One of the biggest changes in the world of romance that has happened over the course of my life is the rise of online dating.
My youth wasn’t just pre-Tinder, it was pre-internet. That makes it hard for me to properly understand how romantic and sexual behaviour has been altered by the availability of dating and hook-up apps. I’ve never used them, and so I kind of study the effects they have on people like an anthropologist observing a tribal ritual they don’t fully understand. I have no personal experience to draw on.
During my field trips among the interwebs, I came across this really interesting and thought-provoking TEDx talk about this very topic. The presenter, Dr Michelle Drouin talks about the impact of a world where we have – in principle – online access to everyone we’ve ever been attracted to.
It stimulated a few thoughts for me.
The first is a reinforcement of the view that dating and romance have become much more marketised by having an online catalogue of suitors to swipe through. In combination with the profit motive of the app companies, that does seem to have made everything much more transactional and… well, ruthless.
In the past, the pool of people available for romantic connection was much more limited. Now, all the available people in your vicinity can be searched online. It’s not just a market, it’s a mass market.
Some of this choice is illusory, of course, as it depends on a match. But as Dr Drouin points out, there is almost no risk associated with reaching out – no one will ever know if there is no mutual interest. That seems like a positive thing at first, but it also means that seeking a potential partner (or even just date) can become a low stakes and low effort process.
Anything done causally tends to be less valued – which might also explain why relationships that started online rather than by real-world connection are twice as likely to fail.
The second really interesting idea is the concept of “backburners”. I’ve talked about this a bit before in terms of narcissist limerent objects who hold you in reserve as a backup plan, but I’d never really thought in terms of scale, and how having an online catalogue available means a hugely expanded pool of people to keep in a holding pattern.
It made me think of the days when kids would collect cards or stickers of their favourite sports team, movie, or hobby, and then trade their duplicates in the playground to other collectors.
And if the research is correct, it’s not just narcissists who do this, it’s most people. Dr Drouin’s interviewees even had sufficient self-honesty to admit that they consciously thought of these other people in their lives as “backburner” options, just in case their current relationship begins to deteriorate.
It’s another aspect of marketisation.
Why words are so potent for limerents
The third big takeaway was the strangely paradoxical intimacy of online connection. As Dr Drouin describes it, the combination of presenting your best image, having time to carefully craft your words (investing creative effort), and having some latitude to read what you want into their replies, results in an immediate sense of shared intimacy.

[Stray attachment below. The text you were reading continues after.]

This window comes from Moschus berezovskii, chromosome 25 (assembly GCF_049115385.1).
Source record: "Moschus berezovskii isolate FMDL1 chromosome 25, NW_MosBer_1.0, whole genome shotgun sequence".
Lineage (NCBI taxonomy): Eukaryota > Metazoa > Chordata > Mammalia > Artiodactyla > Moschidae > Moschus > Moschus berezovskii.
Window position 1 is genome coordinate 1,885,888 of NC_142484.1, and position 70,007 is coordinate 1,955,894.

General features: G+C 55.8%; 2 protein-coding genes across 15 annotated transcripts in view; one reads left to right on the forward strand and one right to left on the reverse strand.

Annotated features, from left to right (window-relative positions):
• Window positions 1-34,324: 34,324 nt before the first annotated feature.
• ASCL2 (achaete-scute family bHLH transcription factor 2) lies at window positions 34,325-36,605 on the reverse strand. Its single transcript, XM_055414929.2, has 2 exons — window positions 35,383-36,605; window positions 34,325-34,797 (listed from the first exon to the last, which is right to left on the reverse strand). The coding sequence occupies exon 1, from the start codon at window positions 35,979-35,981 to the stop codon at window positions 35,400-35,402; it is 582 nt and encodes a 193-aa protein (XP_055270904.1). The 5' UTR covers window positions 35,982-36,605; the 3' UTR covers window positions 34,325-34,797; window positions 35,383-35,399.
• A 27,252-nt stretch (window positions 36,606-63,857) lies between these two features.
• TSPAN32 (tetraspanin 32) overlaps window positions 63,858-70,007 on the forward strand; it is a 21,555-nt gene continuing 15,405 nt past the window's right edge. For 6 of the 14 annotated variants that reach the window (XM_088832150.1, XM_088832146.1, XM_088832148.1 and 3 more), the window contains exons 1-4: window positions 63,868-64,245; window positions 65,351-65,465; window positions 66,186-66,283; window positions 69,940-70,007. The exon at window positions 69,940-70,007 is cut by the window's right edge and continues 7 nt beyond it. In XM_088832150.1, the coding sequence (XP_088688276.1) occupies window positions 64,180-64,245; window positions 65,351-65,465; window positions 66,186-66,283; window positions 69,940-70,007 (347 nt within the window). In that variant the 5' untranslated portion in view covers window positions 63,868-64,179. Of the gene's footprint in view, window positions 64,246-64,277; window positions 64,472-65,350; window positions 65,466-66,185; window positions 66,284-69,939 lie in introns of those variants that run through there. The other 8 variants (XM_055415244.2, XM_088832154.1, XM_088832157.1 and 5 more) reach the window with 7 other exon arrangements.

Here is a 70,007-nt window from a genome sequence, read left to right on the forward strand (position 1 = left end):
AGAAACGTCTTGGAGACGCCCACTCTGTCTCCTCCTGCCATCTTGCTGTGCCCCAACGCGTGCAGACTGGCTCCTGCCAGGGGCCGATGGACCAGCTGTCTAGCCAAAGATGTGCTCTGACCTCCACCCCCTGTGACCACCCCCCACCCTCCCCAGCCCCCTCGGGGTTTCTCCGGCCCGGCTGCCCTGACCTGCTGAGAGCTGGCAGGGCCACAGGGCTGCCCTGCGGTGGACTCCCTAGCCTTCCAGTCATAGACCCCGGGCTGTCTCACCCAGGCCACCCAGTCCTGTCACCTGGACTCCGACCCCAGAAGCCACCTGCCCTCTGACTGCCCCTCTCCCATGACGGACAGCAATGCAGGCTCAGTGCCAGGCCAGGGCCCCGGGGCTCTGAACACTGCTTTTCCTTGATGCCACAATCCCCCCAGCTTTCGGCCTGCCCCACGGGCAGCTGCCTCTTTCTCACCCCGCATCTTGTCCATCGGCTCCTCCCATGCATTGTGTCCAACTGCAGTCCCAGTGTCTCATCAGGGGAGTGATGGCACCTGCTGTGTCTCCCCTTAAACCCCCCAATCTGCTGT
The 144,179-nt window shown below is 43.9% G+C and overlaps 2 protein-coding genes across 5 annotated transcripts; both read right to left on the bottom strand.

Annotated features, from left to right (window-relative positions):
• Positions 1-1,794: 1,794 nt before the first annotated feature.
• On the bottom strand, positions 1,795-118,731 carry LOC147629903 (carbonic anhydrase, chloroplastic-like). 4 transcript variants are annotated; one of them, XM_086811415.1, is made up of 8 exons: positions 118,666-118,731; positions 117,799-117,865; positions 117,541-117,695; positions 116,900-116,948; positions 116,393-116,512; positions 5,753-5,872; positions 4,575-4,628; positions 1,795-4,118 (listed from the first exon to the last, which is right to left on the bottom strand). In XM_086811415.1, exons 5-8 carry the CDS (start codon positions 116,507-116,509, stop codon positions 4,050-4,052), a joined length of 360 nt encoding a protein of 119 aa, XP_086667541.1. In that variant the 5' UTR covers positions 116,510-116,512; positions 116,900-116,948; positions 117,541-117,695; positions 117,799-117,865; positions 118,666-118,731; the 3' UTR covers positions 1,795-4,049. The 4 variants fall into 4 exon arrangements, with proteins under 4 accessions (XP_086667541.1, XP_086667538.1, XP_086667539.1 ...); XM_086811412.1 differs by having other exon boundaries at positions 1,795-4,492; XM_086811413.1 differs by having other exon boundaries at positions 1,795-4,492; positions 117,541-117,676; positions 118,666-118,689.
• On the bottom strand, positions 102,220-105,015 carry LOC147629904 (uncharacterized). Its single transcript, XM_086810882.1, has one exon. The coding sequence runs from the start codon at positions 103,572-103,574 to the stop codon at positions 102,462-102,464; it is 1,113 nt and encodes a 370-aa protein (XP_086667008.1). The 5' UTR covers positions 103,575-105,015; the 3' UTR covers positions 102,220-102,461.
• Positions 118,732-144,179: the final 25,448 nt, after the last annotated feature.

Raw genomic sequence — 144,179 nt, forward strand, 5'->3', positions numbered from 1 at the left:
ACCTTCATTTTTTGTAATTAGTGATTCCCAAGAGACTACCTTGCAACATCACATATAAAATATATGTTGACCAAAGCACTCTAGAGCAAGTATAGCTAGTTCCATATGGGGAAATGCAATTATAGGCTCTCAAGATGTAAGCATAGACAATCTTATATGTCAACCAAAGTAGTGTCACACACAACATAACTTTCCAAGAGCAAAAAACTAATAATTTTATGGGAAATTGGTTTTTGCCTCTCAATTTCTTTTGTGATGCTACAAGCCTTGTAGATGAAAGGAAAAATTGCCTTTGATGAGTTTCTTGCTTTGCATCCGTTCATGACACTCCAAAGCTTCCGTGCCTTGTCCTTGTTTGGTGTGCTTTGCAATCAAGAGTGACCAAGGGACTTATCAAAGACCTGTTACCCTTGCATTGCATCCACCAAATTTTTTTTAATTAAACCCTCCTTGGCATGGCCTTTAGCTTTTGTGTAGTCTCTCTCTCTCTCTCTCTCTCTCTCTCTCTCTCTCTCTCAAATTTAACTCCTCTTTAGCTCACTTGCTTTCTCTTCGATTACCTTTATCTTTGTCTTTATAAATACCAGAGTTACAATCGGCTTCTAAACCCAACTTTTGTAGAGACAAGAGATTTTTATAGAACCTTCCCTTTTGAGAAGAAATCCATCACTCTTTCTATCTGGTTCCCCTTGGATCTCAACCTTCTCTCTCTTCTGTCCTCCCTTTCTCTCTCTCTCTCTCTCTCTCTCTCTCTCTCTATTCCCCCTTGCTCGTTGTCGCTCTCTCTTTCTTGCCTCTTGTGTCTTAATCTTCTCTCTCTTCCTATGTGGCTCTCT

I also think that reading is a uniquely immersive experience. The voice of the author is there, right in your head. For limerents, written communication can be especially potent – you get the immersive intimacy, you can re-read their messages as often as you like (repeat rewards), and you can ruminate for hours over exactly what they meant and what secret meanings they carefully placed between the lines.
It’s amazing how much you come to feel you know someone from their writing. I often get a jolt when I read the twitter feed of an author I love, and discover their worldview (at least as expressed on twitter) is completely different to what I expected from their work.
It’s easy to project our own hopes and beliefs onto the words of others.
What counts as cheating now?
A last thought, and the closing theme of the TEDx talk, is how online connections have made the ethics of relationships more blurred than ever. There are some obvious limits that most people agree on (sexting is right out, for example), but does online oversharing constitute infidelity?
I’ve written before on this, and in actual fact it is just a new spin on the old question of how to negotiate relationship boundaries effectively. But there is no doubt that the accessibility and ease of texting, emailing, and social media makes everything more fluid.
For me, a critical factor is how intentional the behaviour is. Engaging in conversation to cultivate a “backburner” is dishonourable at best, if it’s thoughtless, and scummy manipulation at worst if it’s deliberate. The whole concept of backburners is pretty unpleasant if you are in a committed relationship – it’s one thing to be aware of the attractiveness of other people, but it’s quite another to be screening deputies.
The huge increase in scale and ease of access to potential partners created by the online world has profoundly altered human mating behaviour. As a web-anthropologist, I count my blessings that it’s a world I can go home from.